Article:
Henry James's famous statement, which is quoted in the conclusion, that Stevenson "has superseded, personally, his books, and this last replacement of himself so en scène (so largely by his own aid too) has killed the literary baggage" is probably the best starting point to understand William Gray's task in this biography of Stevenson. Acknowledging that biographies of Stevenson are in themselves a genre, William Gray made the choice of a literary life which provides an overview of his works, his friendships and his literary influences. The specificity of this biography is two-fold: Stevenson's own voice can be heard throughout the book thanks to a fine exploitation of the most recent edition of his correspondence (1) and many quotations from his fiction and poetry. The selections from this correspondence and from his lesser works (such as "The Treasure of Franchard" [42-43], "The Story of a Lie" [82-83]) are one of the most appreciable features of the book, as they take the reader into an exploration of unfamiliar Stevenson. This exploration is even a form of defamiliarization, since the chronology of Stevenson's life is overlooked, in favour of a topographical approach. William Gray maps out his life in five areas: England, France, Scotland, America and the South Seas with the aim of showing the cultural and personal influences at work in his writings. "The English Scene" focuses on his friendships with Fanny Sitwell, Sidney Colvin, Meredith and Henry James.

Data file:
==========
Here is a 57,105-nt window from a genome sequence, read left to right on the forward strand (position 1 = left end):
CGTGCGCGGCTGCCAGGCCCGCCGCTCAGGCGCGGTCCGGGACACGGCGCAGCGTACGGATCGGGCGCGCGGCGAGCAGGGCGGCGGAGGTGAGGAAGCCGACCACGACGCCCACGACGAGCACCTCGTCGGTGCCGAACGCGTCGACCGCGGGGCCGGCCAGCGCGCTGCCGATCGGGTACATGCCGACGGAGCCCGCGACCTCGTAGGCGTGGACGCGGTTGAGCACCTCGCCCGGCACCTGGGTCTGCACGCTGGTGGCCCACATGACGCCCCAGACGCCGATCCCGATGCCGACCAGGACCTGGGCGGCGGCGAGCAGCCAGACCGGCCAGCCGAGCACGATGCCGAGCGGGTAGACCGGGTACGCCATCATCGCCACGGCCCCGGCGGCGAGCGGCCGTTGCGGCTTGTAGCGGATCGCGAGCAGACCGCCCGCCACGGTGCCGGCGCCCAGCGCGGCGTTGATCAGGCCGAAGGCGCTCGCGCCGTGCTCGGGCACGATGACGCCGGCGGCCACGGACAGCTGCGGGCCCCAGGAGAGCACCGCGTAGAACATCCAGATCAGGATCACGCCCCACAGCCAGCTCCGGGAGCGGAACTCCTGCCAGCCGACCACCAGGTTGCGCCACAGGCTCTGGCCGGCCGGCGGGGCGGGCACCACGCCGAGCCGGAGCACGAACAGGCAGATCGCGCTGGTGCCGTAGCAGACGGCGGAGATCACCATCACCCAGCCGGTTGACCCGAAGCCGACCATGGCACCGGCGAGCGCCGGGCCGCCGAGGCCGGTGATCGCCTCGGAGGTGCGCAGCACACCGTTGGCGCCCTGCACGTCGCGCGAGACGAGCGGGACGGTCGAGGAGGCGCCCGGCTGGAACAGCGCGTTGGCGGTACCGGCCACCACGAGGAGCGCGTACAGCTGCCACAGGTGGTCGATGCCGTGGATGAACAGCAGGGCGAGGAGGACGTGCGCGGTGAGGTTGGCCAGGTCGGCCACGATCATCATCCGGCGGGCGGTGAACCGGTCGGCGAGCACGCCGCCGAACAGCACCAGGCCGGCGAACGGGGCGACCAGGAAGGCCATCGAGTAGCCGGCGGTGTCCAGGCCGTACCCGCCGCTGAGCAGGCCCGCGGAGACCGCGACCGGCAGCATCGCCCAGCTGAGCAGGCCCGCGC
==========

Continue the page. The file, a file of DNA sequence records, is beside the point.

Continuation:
The chapter on France is devoted to showing why Stevenson was, in his own words, "a complete Gaul": it deals with his stays in Mentone and Barbizon, with the literary and artistic figures who influenced him (François Villon, Victor Hugo), and the works that betray a French influence (An Inland Voyage, Travels with a Donkey in the Cévennes and The New Arabian Nights). Scotland and its history are given a central place on account of their continuous influence on Stevenson's works till the very end of his life: "the placing of Scotland at the heart of the book is [ ] a kind of metaphor for the idea that Stevenson's Scottishness lay at the very core of his being both as a man and a writer" [xii]. "The Body Snatcher," "Thrawn Janet" and The Strange Case of Dr Jekyll and Mr Hyde are replaced in the context of Presbyterianism, the obsession with evil, tales of the Covenanters and Calvinist theology. Stevenson, William Gray writes, has "portray[ed] a Scottish identity divided against itself" . Kidnapped is examined through the issue of the politics of language [54-59]. The chapter ends with analyses of The Master of Ballantrae, "this dark subversion of romance" , and Weir of Herminston in the light of Stevenson's relationship to the "Kailyard School." Walt Whitman is presented as Stevenson's first successful introduction to America.